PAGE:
World

Major Quakes Rock Mexico

Here’s what two in one month mean

For the second time in two weeks, a powerful earthquake struck Mexico.

Although the two quakes hit hundreds of miles apart, experts say they have some similarities.

1.
The quakes are on the edge of the North American Plate, a major fault line.

US Geological Survey

When fault lines rupture, they can chain and trigger fissures at other locations along the plate’s edge.

Ronaldo Schemidt/AFP/Getty Images

2.
The Mexican capital is especially at risk because it is built on soft, wet ground that was once a lakebed.

US Geological Survey

The Mexico City earthquake struck at a depth of about 33 miles (51 km), making it a shallow quake. These types of quakes often cause the most damage.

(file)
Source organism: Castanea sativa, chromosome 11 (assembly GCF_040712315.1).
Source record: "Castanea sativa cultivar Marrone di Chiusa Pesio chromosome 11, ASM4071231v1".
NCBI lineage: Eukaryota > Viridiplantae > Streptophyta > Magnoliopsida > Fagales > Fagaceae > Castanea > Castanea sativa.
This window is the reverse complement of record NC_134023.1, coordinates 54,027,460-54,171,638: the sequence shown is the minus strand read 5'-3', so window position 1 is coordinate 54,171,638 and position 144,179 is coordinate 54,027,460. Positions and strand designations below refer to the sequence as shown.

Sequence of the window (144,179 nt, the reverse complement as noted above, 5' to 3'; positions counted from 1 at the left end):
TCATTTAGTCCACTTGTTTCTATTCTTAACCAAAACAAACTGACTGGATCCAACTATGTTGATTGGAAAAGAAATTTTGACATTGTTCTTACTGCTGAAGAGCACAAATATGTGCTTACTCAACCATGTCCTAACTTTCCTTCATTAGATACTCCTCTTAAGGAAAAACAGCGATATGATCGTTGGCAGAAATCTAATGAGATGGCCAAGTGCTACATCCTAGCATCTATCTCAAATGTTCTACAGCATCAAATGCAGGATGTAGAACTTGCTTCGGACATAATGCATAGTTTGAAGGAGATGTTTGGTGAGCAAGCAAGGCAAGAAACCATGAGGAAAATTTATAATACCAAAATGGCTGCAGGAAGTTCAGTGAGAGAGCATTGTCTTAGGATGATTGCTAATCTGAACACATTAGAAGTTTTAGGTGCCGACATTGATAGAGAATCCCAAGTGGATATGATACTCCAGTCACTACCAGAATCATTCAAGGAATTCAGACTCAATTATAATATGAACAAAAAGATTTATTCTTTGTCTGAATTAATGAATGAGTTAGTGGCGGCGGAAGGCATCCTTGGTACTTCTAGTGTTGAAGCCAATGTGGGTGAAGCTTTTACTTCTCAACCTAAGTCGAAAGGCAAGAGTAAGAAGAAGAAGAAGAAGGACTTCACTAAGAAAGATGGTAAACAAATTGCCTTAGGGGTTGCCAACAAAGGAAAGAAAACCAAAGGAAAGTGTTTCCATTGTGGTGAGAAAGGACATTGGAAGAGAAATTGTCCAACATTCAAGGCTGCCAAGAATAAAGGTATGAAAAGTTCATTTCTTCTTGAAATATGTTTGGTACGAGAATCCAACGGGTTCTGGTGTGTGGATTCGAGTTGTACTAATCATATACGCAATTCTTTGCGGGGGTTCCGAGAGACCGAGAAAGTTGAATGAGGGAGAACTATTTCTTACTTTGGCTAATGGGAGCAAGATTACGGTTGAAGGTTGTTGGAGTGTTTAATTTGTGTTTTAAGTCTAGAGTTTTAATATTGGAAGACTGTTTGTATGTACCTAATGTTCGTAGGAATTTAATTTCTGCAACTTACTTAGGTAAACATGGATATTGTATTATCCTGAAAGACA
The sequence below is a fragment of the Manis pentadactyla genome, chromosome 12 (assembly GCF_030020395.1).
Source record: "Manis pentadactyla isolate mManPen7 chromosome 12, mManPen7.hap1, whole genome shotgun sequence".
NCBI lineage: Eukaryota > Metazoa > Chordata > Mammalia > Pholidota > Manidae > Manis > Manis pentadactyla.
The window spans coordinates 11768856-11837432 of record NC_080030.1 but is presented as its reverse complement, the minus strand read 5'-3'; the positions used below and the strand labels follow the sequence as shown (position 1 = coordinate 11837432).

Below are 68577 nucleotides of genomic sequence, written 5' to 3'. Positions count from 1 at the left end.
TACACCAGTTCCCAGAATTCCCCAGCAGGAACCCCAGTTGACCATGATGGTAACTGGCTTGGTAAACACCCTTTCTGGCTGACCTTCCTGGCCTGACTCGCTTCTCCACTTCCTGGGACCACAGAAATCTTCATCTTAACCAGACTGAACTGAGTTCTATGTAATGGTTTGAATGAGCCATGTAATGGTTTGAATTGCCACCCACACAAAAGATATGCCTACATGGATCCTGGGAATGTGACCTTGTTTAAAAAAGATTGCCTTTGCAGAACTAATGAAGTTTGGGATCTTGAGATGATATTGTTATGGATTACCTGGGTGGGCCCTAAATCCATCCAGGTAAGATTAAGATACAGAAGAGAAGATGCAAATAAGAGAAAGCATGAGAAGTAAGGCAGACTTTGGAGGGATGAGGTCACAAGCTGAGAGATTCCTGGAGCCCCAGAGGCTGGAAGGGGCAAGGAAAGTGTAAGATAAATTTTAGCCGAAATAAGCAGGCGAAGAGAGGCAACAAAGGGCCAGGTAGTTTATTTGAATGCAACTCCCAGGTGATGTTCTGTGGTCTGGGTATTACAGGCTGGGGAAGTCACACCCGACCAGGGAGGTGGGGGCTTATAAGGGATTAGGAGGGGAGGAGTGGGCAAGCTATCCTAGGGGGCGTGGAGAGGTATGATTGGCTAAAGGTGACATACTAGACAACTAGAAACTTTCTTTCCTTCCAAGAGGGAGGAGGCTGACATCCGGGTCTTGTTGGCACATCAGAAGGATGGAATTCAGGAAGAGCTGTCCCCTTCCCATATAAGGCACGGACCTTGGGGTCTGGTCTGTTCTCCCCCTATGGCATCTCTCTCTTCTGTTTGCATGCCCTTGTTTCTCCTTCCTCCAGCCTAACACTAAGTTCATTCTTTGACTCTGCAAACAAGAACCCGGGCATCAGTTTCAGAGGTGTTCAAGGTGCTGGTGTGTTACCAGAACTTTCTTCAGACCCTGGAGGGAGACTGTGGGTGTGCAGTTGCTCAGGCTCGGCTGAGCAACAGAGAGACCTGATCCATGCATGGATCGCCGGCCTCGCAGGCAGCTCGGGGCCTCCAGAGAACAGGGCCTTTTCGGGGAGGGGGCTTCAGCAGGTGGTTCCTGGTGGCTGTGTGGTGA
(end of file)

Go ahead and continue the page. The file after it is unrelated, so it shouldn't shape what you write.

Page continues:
Alfredo Estrella/AFP/Getty Images

3.
Both quakes occurred in the so-called Pacific Ring of Fire, one of the most seismically active zones on the planet. About 80% of all earthquakes strike there.

US Geological Survey

Five tectonic plates — Cocos, Pacific, Caribbean, Panama and North American — collide in central and southern Mexico, making the region one of the most unstable.

Yuri Cortez/AFP/Getty Images

Aftershocks can happen minutes, days, or months after the main quake hits, but the second quake in Mexico City is probably not an aftershock. Its epicenter was too far from the first quake’s.

Ronaldo Schemidt/AFP/Getty Images

... significant stored energy has been released from the ground, which means that the likelihood of much larger earthquakes in the region has reduced now.

Araceli Padilla

Associate professor of geotechnical and earthquake engineering at the University of Technology Sydney